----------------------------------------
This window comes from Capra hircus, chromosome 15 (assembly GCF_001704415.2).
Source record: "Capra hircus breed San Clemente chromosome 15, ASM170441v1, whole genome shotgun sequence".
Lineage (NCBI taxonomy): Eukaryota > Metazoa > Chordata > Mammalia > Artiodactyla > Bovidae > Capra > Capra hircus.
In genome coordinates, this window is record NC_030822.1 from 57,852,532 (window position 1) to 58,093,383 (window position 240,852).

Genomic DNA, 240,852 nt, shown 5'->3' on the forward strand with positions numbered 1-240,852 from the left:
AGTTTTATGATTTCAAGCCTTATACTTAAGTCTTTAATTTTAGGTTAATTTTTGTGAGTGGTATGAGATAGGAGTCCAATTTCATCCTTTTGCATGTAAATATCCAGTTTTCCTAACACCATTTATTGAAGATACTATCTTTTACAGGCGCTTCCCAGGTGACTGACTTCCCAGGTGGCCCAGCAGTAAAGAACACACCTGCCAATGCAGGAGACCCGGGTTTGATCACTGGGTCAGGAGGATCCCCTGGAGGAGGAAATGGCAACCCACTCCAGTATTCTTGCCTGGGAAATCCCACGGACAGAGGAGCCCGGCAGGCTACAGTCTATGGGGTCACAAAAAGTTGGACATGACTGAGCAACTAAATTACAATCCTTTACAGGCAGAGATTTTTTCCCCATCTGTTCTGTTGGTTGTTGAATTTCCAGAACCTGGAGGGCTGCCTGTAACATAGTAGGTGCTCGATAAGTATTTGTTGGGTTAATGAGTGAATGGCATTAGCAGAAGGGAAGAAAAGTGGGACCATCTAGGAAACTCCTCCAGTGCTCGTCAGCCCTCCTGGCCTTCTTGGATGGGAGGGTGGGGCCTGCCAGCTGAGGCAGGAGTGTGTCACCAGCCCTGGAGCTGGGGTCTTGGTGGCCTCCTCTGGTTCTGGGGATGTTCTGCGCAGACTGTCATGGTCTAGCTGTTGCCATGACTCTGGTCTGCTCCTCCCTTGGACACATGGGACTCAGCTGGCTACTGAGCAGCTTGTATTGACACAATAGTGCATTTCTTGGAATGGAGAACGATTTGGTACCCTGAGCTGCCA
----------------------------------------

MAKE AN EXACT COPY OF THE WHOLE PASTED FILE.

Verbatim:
This window comes from Capra hircus, chromosome 15 (assembly GCF_001704415.2).
Source record: "Capra hircus breed San Clemente chromosome 15, ASM170441v1, whole genome shotgun sequence".
Lineage (NCBI taxonomy): Eukaryota > Metazoa > Chordata > Mammalia > Artiodactyla > Bovidae > Capra > Capra hircus.
In genome coordinates, this window is record NC_030822.1 from 57,852,532 (window position 1) to 58,093,383 (window position 240,852).

Genomic DNA, 240,852 nt, shown 5'->3' on the forward strand with positions numbered 1-240,852 from the left:
AGTTTTATGATTTCAAGCCTTATACTTAAGTCTTTAATTTTAGGTTAATTTTTGTGAGTGGTATGAGATAGGAGTCCAATTTCATCCTTTTGCATGTAAATATCCAGTTTTCCTAACACCATTTATTGAAGATACTATCTTTTACAGGCGCTTCCCAGGTGACTGACTTCCCAGGTGGCCCAGCAGTAAAGAACACACCTGCCAATGCAGGAGACCCGGGTTTGATCACTGGGTCAGGAGGATCCCCTGGAGGAGGAAATGGCAACCCACTCCAGTATTCTTGCCTGGGAAATCCCACGGACAGAGGAGCCCGGCAGGCTACAGTCTATGGGGTCACAAAAAGTTGGACATGACTGAGCAACTAAATTACAATCCTTTACAGGCAGAGATTTTTTCCCCATCTGTTCTGTTGGTTGTTGAATTTCCAGAACCTGGAGGGCTGCCTGTAACATAGTAGGTGCTCGATAAGTATTTGTTGGGTTAATGAGTGAATGGCATTAGCAGAAGGGAAGAAAAGTGGGACCATCTAGGAAACTCCTCCAGTGCTCGTCAGCCCTCCTGGCCTTCTTGGATGGGAGGGTGGGGCCTGCCAGCTGAGGCAGGAGTGTGTCACCAGCCCTGGAGCTGGGGTCTTGGTGGCCTCCTCTGGTTCTGGGGATGTTCTGCGCAGACTGTCATGGTCTAGCTGTTGCCATGACTCTGGTCTGCTCCTCCCTTGGACACATGGGACTCAGCTGGCTACTGAGCAGCTTGTATTGACACAATAGTGCATTTCTTGGAATGGAGAACGATTTGGTACCCTGAGCTGCCA